Rabu, 07 Oktober 2020

Mystery sea creature leaves officials stumped - For The Win

sea.indah.link

A visitor to Padre Island National Seashore off the coast of South Texas discovered a mystery sea creature washed ashore on the beach and sent a photo of it to officials there in hopes of identifying it.

Unfortunately, the officials were at a loss to positively ID the slimy-looking sea creature.

“Initially, we thought it might be a Texas blind snake, which look very similar to earthworms and often show up when their habitat floods,” the Padre Island National Seashore Facebook page reported. “Given all the coastal flooding that has been occurring, we thought this might be a pretty good guess.”

Mystery Animal Monday!A visitor sent us this picture of a mystery creature washed up on the beach. Initially, we…

Posted by Padre Island National Seashore on Monday, October 5, 2020

However, the more officials looked at the photo, the more they had second thoughts because “the body structure seemed more like that of an eel.”

“We discovered that there is a type of eel known as snake-eels,” PINS stated. “These are also known as burrowing eels and often hide in mud or sand to catch their prey, which is normally small fish or crustaceans. Sometimes they can mimic the coloring of venomous sea snakes to deter predators and are often washed up by large storms.”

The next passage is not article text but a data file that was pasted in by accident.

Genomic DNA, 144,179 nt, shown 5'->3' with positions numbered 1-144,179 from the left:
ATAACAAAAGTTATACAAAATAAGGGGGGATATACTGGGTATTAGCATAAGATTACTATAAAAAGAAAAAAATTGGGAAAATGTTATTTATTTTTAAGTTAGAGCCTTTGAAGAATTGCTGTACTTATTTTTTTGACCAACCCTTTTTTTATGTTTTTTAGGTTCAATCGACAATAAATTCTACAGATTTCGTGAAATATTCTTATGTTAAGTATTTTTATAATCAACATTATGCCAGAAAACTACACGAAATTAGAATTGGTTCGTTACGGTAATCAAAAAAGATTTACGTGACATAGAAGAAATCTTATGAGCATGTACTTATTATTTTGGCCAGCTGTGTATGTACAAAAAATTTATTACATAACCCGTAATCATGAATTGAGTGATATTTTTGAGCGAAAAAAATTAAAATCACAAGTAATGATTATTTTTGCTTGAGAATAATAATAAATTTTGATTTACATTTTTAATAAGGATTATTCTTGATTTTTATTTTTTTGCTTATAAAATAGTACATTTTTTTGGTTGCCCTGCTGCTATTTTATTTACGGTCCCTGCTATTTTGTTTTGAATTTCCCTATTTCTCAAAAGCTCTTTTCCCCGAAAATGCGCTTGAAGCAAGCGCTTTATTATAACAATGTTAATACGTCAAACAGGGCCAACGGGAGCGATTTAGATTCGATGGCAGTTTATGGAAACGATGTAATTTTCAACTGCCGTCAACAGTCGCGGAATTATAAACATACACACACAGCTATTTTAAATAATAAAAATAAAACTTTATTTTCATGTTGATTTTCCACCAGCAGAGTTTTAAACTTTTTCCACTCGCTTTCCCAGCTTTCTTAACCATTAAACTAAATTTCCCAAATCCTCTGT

After “endlessly researching eels and snake eels that might live in the Gulf of Mexico on the Texas coast,” the officials concluded that they don’t know exactly what the mystery sea creature is.

Snake-eel was their best guess.

Also on FTW Outdoors: A human-sized bat? It’s big, and photo is real, but…

Mud snake, ribbon snake, garter snake, sand eel, surf eel, yellow snake eel, garden eel, speckled worm eel, worm lizard and just plain eel were among the guesses from commenters on the Facebook post. They seemed as baffled as the officials.

Unidentified sea creatures aren’t the only things found at Padre Island National Seashore, located on North Padre Island, which is the longest underdeveloped barrier island in the world at 70 miles. It is known as a nesting beach for Kemp’s ridley sea turtles and is a haven for 380 species of birds.

Photo courtesy of S. Garcia via Padre Island National Seashore.

The Link Lonk


October 05, 2020 at 08:16PM
https://ift.tt/2GHGabU

Mystery sea creature leaves officials stumped - For The Win

https://ift.tt/2CoSmg4
Sea
Share:

0 Comments:

Posting Komentar